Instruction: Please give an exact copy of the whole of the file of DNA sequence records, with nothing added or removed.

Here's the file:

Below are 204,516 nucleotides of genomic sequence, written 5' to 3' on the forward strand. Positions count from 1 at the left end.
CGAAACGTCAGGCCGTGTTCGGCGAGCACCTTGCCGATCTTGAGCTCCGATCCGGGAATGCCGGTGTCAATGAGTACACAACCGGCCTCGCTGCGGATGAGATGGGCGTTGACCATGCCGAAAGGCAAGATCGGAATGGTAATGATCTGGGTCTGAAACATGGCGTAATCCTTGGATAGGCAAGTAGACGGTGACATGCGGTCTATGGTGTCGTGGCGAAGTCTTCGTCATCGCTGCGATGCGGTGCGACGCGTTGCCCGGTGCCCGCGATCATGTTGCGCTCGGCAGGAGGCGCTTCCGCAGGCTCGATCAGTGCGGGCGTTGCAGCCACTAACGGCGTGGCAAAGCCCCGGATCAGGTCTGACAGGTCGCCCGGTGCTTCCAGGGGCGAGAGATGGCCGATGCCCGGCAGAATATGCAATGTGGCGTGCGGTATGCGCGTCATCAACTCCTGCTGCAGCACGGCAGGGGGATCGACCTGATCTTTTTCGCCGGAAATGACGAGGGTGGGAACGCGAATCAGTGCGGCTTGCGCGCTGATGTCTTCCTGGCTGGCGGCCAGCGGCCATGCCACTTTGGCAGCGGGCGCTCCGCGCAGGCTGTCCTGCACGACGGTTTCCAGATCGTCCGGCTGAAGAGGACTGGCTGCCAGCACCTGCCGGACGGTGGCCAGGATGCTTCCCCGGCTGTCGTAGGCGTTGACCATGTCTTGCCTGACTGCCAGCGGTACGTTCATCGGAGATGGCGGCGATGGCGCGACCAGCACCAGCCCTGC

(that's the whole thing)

Below are 204,516 nucleotides of genomic sequence, written 5' to 3' on the forward strand. Positions count from 1 at the left end.
CGAAACGTCAGGCCGTGTTCGGCGAGCACCTTGCCGATCTTGAGCTCCGATCCGGGAATGCCGGTGTCAATGAGTACACAACCGGCCTCGCTGCGGATGAGATGGGCGTTGACCATGCCGAAAGGCAAGATCGGAATGGTAATGATCTGGGTCTGAAACATGGCGTAATCCTTGGATAGGCAAGTAGACGGTGACATGCGGTCTATGGTGTCGTGGCGAAGTCTTCGTCATCGCTGCGATGCGGTGCGACGCGTTGCCCGGTGCCCGCGATCATGTTGCGCTCGGCAGGAGGCGCTTCCGCAGGCTCGATCAGTGCGGGCGTTGCAGCCACTAACGGCGTGGCAAAGCCCCGGATCAGGTCTGACAGGTCGCCCGGTGCTTCCAGGGGCGAGAGATGGCCGATGCCCGGCAGAATATGCAATGTGGCGTGCGGTATGCGCGTCATCAACTCCTGCTGCAGCACGGCAGGGGGATCGACCTGATCTTTTTCGCCGGAAATGACGAGGGTGGGAACGCGAATCAGTGCGGCTTGCGCGCTGATGTCTTCCTGGCTGGCGGCCAGCGGCCATGCCACTTTGGCAGCGGGCGCTCCGCGCAGGCTGTCCTGCACGACGGTTTCCAGATCGTCCGGCTGAAGAGGACTGGCTGCCAGCACCTGCCGGACGGTGGCCAGGATGCTTCCCCGGCTGTCGTAGGCGTTGACCATGTCTTGCCTGACTGCCAGCGGTACGTTCATCGGAGATGGCGGCGATGGCGCGACCAGCACCAGCCCTGC